ATM Wide-Area Networks (was: sell shell accounts?)

Sean Doran smd at
Tue Jul 23 23:05:59 UTC 1996

| Back to real world considerations.  Which scales better depends on
| things like average packet size for the router limits and average
| connection duration for the switch limits.

Er, um, this is really highly dependent on the stability
of the routing system.  If, in fact, you have very very
stable routes and a fast ATM fabric with not-so-crunchy
packet-forwarders then one could argue that it may make
sense to avoid creating traffic hot-spots in the routers
by flattening the network into a full mesh.

This still leaves two problems, and that is that this may
scale poorly if your packet-forwarder ends up not being
able to select among a large number of VCs at line speeds,
and also routing in a very large cloud tends to scale very
badly.  That is, if a router is limited by the number of
forwarding decisions per second per next-hop, then having
many VCs to select from will reduce rather than increase
the useful bandwidth available to flows passing through
it, compared to shuffling traffic through only a very
small set of VCs or physical circuits.

That is to say that the trade off between traffic
funneling and building VCs is tricky, it may be
counter-intuitive, and it may not work in one's favour,
depending on how one's IP router is built.

Moreover, as you add instability into the system, whether
external to the ATM-using network or internal to it, your
ability to converge decreases in proportion to the amount
of meshing in a network.  This is an IP effect rather than
a flaw in any particular router or routing-protocol
design, although such flaws will worsen the problem considerably.

So, if one identifies routing instability as a key problem
in scaling the Internet, then goes off and builds a large,
fully-meshed network out of boxes known to have some
difficulties in managing routing instability in very
simple topologies, one has to question his or her sanity.

| As a result, hybrid approaches start to look attractive,
| using routers on the periphery and building fat pipes
| through the switches.

"The switches" has a very broad range of interpretations.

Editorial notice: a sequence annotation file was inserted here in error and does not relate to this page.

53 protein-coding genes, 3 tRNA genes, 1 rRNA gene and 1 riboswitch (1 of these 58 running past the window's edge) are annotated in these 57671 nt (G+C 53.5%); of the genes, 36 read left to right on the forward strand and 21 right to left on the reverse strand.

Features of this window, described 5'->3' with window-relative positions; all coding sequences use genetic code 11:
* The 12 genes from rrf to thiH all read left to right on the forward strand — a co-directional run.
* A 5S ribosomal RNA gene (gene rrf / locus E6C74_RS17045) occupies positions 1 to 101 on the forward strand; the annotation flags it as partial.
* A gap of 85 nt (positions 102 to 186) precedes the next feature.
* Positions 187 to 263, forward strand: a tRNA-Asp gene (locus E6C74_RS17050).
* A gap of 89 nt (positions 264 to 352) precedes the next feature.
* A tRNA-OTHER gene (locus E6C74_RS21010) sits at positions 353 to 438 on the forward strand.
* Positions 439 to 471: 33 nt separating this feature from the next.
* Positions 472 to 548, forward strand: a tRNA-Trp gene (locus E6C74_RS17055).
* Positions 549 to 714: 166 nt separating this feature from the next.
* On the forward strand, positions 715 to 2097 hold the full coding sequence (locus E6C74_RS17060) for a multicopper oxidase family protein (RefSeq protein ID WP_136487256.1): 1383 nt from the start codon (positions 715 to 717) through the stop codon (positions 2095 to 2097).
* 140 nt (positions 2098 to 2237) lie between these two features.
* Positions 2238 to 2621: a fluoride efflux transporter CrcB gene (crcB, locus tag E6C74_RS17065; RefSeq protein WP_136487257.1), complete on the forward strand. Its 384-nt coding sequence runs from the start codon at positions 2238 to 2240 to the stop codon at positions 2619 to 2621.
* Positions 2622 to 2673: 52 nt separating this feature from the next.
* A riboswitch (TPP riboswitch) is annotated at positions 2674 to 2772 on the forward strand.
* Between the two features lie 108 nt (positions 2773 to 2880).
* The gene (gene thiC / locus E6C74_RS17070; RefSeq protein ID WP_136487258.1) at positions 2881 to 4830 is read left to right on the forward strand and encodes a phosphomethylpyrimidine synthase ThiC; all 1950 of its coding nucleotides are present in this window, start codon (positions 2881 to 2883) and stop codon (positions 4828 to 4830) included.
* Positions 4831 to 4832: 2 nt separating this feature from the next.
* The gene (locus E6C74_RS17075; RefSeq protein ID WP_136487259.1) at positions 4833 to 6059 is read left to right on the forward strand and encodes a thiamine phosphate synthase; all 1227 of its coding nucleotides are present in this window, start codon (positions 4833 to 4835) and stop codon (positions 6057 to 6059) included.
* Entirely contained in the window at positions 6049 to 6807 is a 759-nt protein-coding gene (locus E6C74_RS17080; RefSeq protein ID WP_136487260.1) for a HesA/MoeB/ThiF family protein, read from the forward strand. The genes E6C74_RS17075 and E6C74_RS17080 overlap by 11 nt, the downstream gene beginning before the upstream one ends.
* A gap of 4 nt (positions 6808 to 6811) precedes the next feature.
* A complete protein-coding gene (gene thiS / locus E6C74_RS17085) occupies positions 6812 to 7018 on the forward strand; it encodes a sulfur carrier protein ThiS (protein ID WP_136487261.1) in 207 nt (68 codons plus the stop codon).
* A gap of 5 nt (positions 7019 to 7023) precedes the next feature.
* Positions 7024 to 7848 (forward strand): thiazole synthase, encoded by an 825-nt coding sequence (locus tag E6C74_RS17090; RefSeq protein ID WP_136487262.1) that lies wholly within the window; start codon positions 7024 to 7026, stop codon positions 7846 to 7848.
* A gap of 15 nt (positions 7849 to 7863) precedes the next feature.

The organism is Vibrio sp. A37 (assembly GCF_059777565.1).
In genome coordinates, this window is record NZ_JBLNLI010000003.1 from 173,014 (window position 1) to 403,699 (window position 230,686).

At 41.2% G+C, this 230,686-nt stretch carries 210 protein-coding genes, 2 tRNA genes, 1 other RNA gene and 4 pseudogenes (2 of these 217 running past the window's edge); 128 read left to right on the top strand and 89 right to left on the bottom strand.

Essentially what one is doing here and in other schemes --
two of which I rather like, btw -- is exchanging a
prefix/mask and possibly other information for a value or
set of values that will be used to make switching
decisions through a set of routers.

One can do this with ATM.  One can do this with FR.  One
can do this with FDDI.  One can do this with ethernet.
One can make up one's own tag-based switching scheme, too,
optimize it for Internet traffic, and maybe learn from
some of the thing that other switching schemes got right,
and avoid the things they got wrong.

| The state of the art of ISP needs (where the barage of tinygrams and
| very short flows is felt full force) is PVC pipes between routers to
| offload the routers a little bit.

Hm.  Well, what the state of the art ISP needs is more of
a tag-based scheme, whatever the variety of tag is, but
ideally one that's well-designed for the type of traffic a
state of the art ISP is likely to see.  Or at least,
that's the fast silicon school of IP router design.

There are at least two other schools of router design, one
of which has been talked about by Vadim Antonov (use a
hybercube computer and oh, by the way, use some of the
spare CPUs to do things like web caching, news
distribution, accounting, video-on-demand, playing games
and so forth), and the other of which may or may not have
been discussed here by its proponents.

The first school is of interest because it is an obvious
evolutionary step, and has been partially implemented by
people throwing routers around FR switches and ATM
switches and FDDI switches and the like.

The second school is interesting because it has the appeal
of added functionality and relatively easy scaling up to
massive aggregate bandwidths, although one may have to
couple that with many wires between the box in question
and telco transmission MUXes or circuit-termination gear.

The third school is just interesting, 'cause it's weird. :-)

I am not quite sure whether I would count Craig
Partridge's work as being a fourth school, actually,
but what the heck.

| For all the investment made in custom silicon for ATM it
| may turn out that a general purpose processor and a good
| router design (such as the DEC Alpha used in the BBN
| router) will take us to OC12.

Yes, precisely.  The drawback of the first school of
making IP go fast is that it takes a while and is
expensive to build fast silicon.

Using readily-available parts to build a router has an
attraction for that reason, but the drawback there is
getting the software right.  This is true both of the
second school and in Partridge's design, and it is also a
drawback in any design where there is a temptation to do
caching to squeeze more speed out because of a time lag in
acquiring new parts.

| Hope its been amusing.  I'd say the jury is still out on
| this one.  :-)

Well, I wouldn't go that far.

I will admit that ATM hasn't been made fully irrelevant
yet, although some people do have that as a goal.


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